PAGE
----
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Festivals in Finland (2014-08-14)

Just three more days and then I finally get a few weeks holiday. I haven’t had one for several years. In fact I can’t remember the last time. I do know that in 2013 I didn’t have any time off at all. It was constant work—if not performing, then preparing repertoire. And it’s been like that so far in 2014 as well. Not that this “holiday” is going to see me lying on a beach. I have to write CD notes for my Liszt album (out early next year), do taxes, and a million other things that have had to wait. But I do want to see some long-neglected friends and do some touristy things in both Italy and London. Plus some more stretching exercises!

The last two weeks were spent in Finland—a very hot Finland! Every day had incredible sunshine and high temperatures. And lots of great music-making with my Finnish colleagues. The first festival I went to is the baby of violinist Pekka Kuusisto (who has performed at my festival in Italy), and was just outside of Helsinki near the beautiful forests where Sibelius lived at Ainola. I played the Art of Fugue, a Mozart Quintet, and did sonatas by Bach and Beethoven with Pekka. A great delight. Plus a lot of practising for the following week when I played in the Rauma Festival on the west coast of Finland.

That festival was organized this year by violinist and conductor Jan Söderblom, a very fine musician. We only played some tangos together in an all-tango evening on the last night (see photo), but otherwise I played some solo Bach, three pieces from my Bach Book (published by Boosey & Hawkes) and most importantly played the Mozart Concerto K271 with the Pori Sinfonietta conducted by Hannu Lintu. Hannu was born in Rauma, and it was great to perform with him there in a sold-out hall.

Now I'm in Switzerland in Teufen, near St. Gallen. On Saturday I will perform the Goldberg Variations in the Appenzeller Bachtage. Tomorrow a Hauskonzert. Now sleep.


Trasimeno Music Festival 2014 (2014-07-22)

The tenth Trasimeno Music Festival is now over. So is the week of masterclasses I gave after that in Spoleto. I am a bit of a wreck, but a happy one. I’m afraid I neglected this website during that time. It’s simply impossible to do everything, and in any case Facebook gives you a better platform for sharing photos from those events with people around the world. Even if you don’t “do” Facebook, I think you can see them by following the Facebook logo from this page. Have a try!

I know it sounds presumptuous to say the festival gets better every year, but I think that was really the case with this special tenth edition. The new venues we added (the Basilica Superiore of San Francesco in Assisi, the Auditorium San Domenico in Foligno, and the Church of San Salvatore in Spoleto for the masterclass) were all superb. We had a record attendance of music lovers from around the globe. We even had the highest number of Italian listeners so far! We had our first broadcast on Italian national radio (thank you, Radio 3 Suite!). We had three orchestras in attendance for the first time (LaVerdi from Milan; the Camerata Salzburg; and soloists from the Aurora Orchestra in London). Not sure we can do that every year, but they were all terrific. As were all the soloists and chamber players, including Maestro Jeffrey Tate, Dame Felicity Lott, the actor Roger Allam (both in Walton’s Façade), the Quartetto di Cremona (with friends Sara Dambruoso and Riccardo Agosti), and the quartet of soloists for the Mozart Coronation Mass (Lydia Teuscher, Caitlin Hulcup, Thomas Walker, and Wolf Matthias Friedrich). Eric Friesen brought his gracious presence to the scene for the pre-concert talks and interviews. We also had a pre-festival concert with young artists from Canada, Italy, and Finland. Two extra concerts were added to accommodate the overflow—in Panicale and the Teatro Cucinelli in Solomeo. A huge thank you goes to my staff (small but amazingly efficient!), the volunteers, and especially the donors, both private and otherwise, who make the festival possible. Now I have to start thinking about 2015!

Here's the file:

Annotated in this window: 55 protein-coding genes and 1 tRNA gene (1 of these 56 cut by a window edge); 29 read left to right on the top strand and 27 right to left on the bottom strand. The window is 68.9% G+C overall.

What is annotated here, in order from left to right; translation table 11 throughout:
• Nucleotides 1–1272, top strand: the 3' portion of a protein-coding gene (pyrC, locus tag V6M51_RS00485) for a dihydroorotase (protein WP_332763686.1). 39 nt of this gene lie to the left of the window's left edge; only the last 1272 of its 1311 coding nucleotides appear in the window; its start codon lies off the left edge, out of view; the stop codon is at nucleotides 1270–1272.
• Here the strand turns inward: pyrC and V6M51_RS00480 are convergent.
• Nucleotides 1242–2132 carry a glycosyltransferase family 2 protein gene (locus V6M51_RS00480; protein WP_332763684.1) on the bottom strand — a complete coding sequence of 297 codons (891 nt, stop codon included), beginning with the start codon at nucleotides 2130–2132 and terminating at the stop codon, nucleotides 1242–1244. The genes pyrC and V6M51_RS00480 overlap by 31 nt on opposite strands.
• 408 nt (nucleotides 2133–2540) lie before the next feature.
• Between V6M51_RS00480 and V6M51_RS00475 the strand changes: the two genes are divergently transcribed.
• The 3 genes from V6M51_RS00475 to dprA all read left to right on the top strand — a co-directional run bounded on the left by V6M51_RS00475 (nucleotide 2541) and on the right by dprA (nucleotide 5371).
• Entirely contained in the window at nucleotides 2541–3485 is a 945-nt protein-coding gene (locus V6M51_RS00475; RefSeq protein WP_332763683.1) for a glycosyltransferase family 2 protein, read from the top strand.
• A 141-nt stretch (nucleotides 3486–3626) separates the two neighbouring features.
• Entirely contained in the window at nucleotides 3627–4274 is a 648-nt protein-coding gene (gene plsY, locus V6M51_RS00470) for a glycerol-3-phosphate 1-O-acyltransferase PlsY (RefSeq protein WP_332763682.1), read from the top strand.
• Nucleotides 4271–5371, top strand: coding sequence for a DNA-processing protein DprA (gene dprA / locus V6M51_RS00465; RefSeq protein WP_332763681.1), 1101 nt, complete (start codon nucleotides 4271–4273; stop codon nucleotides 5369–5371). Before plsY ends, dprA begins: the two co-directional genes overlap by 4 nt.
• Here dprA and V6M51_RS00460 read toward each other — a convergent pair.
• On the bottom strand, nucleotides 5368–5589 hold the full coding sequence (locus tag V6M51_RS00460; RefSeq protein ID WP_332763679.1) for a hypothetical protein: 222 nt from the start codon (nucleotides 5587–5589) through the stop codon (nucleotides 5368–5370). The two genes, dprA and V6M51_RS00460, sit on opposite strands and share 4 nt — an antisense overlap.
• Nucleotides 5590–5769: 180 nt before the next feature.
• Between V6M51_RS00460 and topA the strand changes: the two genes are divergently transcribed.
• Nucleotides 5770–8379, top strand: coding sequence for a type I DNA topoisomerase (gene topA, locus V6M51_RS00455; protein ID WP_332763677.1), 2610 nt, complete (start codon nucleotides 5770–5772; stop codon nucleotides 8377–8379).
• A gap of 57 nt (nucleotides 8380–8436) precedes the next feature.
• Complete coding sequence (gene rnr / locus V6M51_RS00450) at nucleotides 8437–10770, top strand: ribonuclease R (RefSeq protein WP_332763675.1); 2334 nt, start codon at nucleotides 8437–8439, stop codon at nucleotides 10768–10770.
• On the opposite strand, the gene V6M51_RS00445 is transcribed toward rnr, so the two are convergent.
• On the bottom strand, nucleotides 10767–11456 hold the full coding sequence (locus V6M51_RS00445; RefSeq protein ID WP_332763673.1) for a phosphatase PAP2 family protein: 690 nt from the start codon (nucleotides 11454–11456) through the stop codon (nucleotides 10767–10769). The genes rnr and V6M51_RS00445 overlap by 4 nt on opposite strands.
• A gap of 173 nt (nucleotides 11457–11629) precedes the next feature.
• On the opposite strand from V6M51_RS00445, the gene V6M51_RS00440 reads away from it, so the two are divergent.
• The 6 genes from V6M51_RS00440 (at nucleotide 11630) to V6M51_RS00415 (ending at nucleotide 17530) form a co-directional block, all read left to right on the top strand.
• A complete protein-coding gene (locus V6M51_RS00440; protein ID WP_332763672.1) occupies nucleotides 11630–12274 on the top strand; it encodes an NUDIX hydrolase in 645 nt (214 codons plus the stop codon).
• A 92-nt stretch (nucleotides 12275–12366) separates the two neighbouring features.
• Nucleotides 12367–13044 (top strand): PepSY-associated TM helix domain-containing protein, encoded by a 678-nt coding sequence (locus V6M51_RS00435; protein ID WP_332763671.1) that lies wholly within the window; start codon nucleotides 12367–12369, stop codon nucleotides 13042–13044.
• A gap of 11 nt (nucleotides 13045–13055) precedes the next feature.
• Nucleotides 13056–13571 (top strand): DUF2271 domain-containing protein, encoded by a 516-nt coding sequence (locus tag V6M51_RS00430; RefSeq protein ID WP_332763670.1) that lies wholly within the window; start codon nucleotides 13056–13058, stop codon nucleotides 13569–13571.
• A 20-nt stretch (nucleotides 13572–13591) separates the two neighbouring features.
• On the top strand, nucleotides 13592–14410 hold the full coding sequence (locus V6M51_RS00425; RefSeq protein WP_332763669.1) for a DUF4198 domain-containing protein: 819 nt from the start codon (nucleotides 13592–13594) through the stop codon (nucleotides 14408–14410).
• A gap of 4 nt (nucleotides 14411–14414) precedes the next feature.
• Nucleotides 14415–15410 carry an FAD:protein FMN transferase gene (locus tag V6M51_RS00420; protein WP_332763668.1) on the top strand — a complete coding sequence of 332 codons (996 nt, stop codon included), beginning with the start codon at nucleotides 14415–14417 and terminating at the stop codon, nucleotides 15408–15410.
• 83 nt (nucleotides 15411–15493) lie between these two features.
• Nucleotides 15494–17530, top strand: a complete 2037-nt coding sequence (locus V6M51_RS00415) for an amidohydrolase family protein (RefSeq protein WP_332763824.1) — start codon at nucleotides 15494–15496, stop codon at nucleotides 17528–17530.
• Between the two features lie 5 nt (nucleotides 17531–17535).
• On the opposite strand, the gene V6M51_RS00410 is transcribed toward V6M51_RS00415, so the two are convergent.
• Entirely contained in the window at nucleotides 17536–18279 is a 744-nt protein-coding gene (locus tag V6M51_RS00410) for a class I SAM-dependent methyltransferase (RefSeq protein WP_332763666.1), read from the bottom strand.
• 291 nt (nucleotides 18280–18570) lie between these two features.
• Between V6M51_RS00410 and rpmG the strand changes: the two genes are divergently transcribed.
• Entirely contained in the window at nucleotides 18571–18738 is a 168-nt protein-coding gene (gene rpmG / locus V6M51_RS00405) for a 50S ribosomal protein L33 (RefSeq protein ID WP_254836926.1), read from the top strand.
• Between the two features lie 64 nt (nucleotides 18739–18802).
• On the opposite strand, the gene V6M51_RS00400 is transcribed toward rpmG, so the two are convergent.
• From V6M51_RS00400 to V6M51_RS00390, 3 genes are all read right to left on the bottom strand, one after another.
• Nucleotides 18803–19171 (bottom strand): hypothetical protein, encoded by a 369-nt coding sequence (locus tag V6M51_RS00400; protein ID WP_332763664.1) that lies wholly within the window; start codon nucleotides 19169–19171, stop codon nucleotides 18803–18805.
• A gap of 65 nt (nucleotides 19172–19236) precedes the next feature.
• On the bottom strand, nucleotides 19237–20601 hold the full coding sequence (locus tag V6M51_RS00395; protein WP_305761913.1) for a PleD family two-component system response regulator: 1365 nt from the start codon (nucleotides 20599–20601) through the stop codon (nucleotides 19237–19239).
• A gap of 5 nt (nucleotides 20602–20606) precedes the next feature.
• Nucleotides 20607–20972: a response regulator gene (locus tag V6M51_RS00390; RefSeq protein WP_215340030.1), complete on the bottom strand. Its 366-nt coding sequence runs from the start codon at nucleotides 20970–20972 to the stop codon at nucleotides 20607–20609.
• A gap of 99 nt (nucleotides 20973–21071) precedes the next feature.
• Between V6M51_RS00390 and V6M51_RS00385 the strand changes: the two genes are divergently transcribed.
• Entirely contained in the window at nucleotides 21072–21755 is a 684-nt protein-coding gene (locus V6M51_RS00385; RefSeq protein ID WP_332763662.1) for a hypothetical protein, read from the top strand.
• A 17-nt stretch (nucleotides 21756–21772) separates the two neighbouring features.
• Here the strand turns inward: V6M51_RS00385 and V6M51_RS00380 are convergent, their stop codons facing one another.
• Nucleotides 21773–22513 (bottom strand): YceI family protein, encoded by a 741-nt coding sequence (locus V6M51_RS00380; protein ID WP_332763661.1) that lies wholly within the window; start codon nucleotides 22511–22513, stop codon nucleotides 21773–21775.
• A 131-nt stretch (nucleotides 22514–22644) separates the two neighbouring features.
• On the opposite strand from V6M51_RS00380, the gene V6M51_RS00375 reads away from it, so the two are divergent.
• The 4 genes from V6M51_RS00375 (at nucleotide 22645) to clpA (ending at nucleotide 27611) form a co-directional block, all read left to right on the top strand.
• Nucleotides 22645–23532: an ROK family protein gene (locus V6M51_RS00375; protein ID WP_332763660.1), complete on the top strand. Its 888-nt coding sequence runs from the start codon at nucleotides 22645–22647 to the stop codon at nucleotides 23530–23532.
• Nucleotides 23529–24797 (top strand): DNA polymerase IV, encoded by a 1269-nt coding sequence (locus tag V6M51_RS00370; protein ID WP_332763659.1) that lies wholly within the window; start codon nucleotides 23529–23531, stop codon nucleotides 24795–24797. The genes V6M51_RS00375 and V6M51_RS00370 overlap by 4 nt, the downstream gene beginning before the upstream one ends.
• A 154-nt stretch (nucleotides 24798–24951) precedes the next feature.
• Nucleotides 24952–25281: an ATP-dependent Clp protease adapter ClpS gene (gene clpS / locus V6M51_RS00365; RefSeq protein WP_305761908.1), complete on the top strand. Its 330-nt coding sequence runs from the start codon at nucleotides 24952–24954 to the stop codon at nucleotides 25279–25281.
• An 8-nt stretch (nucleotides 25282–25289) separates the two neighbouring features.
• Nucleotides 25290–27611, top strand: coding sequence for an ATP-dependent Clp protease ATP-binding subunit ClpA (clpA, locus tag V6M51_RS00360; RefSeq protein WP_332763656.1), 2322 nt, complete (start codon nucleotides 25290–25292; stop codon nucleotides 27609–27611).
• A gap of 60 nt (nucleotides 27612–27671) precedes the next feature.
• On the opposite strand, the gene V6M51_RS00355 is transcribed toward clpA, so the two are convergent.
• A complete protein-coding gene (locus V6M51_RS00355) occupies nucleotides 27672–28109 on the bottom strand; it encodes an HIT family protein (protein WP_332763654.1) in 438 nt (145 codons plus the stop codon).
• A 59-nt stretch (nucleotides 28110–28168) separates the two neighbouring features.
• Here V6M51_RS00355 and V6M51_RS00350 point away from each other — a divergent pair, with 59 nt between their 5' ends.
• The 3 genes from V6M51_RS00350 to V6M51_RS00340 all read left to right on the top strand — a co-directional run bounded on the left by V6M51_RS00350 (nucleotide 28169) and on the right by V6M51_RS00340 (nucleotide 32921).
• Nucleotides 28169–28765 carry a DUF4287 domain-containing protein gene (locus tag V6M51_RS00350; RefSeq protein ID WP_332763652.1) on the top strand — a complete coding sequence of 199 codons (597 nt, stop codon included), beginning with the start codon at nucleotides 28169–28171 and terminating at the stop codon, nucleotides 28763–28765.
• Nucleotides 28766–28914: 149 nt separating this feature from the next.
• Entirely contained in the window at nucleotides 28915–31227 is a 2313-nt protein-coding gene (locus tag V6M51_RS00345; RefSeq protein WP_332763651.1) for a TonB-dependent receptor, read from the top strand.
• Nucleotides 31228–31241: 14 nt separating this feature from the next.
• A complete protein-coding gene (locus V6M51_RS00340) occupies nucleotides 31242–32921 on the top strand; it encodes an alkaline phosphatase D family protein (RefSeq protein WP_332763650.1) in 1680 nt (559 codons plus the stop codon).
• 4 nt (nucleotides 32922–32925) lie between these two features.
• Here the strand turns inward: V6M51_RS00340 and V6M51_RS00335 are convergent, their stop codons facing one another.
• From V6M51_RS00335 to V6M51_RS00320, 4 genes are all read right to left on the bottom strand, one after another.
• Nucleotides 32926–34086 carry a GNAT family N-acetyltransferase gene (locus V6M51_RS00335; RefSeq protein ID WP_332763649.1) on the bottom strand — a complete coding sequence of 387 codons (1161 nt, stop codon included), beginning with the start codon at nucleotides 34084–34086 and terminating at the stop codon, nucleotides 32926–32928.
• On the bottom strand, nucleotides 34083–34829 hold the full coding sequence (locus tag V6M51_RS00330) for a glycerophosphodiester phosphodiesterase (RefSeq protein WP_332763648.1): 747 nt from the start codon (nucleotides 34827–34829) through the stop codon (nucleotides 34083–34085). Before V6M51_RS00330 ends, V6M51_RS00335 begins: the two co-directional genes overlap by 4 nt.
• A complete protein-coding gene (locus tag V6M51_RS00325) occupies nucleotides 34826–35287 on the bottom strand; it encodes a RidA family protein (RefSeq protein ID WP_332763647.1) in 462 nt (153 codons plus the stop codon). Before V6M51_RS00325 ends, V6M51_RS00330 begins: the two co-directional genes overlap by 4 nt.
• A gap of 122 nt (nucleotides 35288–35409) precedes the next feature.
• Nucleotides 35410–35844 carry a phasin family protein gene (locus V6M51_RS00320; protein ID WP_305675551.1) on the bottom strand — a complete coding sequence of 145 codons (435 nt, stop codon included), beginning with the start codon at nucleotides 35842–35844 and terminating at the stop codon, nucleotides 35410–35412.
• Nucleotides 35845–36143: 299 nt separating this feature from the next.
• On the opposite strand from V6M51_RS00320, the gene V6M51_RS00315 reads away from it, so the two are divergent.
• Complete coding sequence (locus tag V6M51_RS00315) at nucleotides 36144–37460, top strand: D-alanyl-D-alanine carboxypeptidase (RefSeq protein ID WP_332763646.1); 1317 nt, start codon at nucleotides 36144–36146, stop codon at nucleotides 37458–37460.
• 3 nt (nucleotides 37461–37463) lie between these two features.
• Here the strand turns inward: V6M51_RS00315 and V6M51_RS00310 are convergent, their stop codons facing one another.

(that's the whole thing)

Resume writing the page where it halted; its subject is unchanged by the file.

Second Angela Hewitt International Piano Masterclass, Spoleto (2014-07-22)

For the first time since 2010, I gave a week of masterclasses, organized by the Trasimeno Music Festival, in Umbria--this time in Spoleto. It's not something my schedule allows me to do every summer, and it was totally exhausting to do it immediately after the festival ended (also because I've had a throat infection for the past three weeks through all of this....), but the rewards turned out to be great. Nine students from around the world (Australia, France, Italy, Israel, USA, Ukraine, Taiwan) came for the week of intense work, bringing the large body of repertoire I had requested. We worked for a full six hours every day, and the students were expected to attend most of the lessons other than their own. We had one day only on Bach; one day on classical sonatas; and two days on Chopin, Schumann, Brahms, French music and own choice pieces (everything from de Falla to Smetena, but no Rachmaninoff--hurrah!); and one day on Bach/Mozart/Beethoven concertos. Then we put on an afternoon recital in a stunning church in Spoleto--San Salvatore (UNESCO world heritage site). The acoustics were terrific, Fazioli Pianos provided a beautiful F278 which the kids were thrilled to play; and the people of Spoleto filled the church! They did me proud. I'm not sure when the next one will be, but for sure sometime in the future.


Tonight's concert from Assisi live on RAI Radio 3 Suite! (2014-07-05)

The formal opening of the 2014 Trasimeno Music Festival is in a few hours. It will be great to perform in the Basilica Superiore of San Francesco in Assisi. The rehearsals took place in the past few days in Milan, and we are all anxiously awaiting the adventure! Please tune in on RAI Radio 3 Suite to listen live at 9 pm in Italy (3 pm EDT). Last night we had a lovely pre-festival concert with some terrific young musicians: Bryan and Silvie Cheng from Ottawa (cello and piano duo); Roope Gröndahl from Finland (piano), and Riccardo Cellacchi from Rome (flute). Now I must get ready for the concert!

http://www.radio3.rai.it/dl/radio3/concerti/ContentItem-14351dbe-6dfa-4293-bbdc-8c3bb1d936f3.html


The 10th Trasimeno Music Festival is starting soon! (2014-06-26)